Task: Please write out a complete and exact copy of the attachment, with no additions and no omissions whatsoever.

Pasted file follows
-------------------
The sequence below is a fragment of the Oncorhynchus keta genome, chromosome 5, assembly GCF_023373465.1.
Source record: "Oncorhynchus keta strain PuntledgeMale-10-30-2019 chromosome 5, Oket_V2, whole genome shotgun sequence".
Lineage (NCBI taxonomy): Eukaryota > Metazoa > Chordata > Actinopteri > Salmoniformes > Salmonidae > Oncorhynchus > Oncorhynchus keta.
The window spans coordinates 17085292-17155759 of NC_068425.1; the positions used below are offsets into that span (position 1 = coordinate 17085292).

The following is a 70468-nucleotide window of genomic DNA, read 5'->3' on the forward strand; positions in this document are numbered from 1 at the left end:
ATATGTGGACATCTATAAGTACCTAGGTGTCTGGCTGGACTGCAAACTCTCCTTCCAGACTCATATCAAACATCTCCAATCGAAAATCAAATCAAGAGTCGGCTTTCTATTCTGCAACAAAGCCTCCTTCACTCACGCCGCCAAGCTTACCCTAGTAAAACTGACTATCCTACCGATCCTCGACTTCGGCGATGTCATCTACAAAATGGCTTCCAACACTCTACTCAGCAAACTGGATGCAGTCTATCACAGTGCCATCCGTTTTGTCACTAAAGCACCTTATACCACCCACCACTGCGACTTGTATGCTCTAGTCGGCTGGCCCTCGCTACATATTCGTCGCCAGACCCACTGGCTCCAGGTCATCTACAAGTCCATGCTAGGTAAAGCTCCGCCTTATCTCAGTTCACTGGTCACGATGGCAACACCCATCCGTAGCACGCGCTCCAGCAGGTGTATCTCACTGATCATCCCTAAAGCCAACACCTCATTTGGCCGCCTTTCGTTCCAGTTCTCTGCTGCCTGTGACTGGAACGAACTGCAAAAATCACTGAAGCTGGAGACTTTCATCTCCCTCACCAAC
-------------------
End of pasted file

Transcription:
The sequence below is a fragment of the Oncorhynchus keta genome, chromosome 5, assembly GCF_023373465.1.
Source record: "Oncorhynchus keta strain PuntledgeMale-10-30-2019 chromosome 5, Oket_V2, whole genome shotgun sequence".
Lineage (NCBI taxonomy): Eukaryota > Metazoa > Chordata > Actinopteri > Salmoniformes > Salmonidae > Oncorhynchus > Oncorhynchus keta.
The window spans coordinates 17085292-17155759 of NC_068425.1; the positions used below are offsets into that span (position 1 = coordinate 17085292).

The following is a 70468-nucleotide window of genomic DNA, read 5'->3' on the forward strand; positions in this document are numbered from 1 at the left end:
ATATGTGGACATCTATAAGTACCTAGGTGTCTGGCTGGACTGCAAACTCTCCTTCCAGACTCATATCAAACATCTCCAATCGAAAATCAAATCAAGAGTCGGCTTTCTATTCTGCAACAAAGCCTCCTTCACTCACGCCGCCAAGCTTACCCTAGTAAAACTGACTATCCTACCGATCCTCGACTTCGGCGATGTCATCTACAAAATGGCTTCCAACACTCTACTCAGCAAACTGGATGCAGTCTATCACAGTGCCATCCGTTTTGTCACTAAAGCACCTTATACCACCCACCACTGCGACTTGTATGCTCTAGTCGGCTGGCCCTCGCTACATATTCGTCGCCAGACCCACTGGCTCCAGGTCATCTACAAGTCCATGCTAGGTAAAGCTCCGCCTTATCTCAGTTCACTGGTCACGATGGCAACACCCATCCGTAGCACGCGCTCCAGCAGGTGTATCTCACTGATCATCCCTAAAGCCAACACCTCATTTGGCCGCCTTTCGTTCCAGTTCTCTGCTGCCTGTGACTGGAACGAACTGCAAAAATCACTGAAGCTGGAGACTTTCATCTCCCTCACCAAC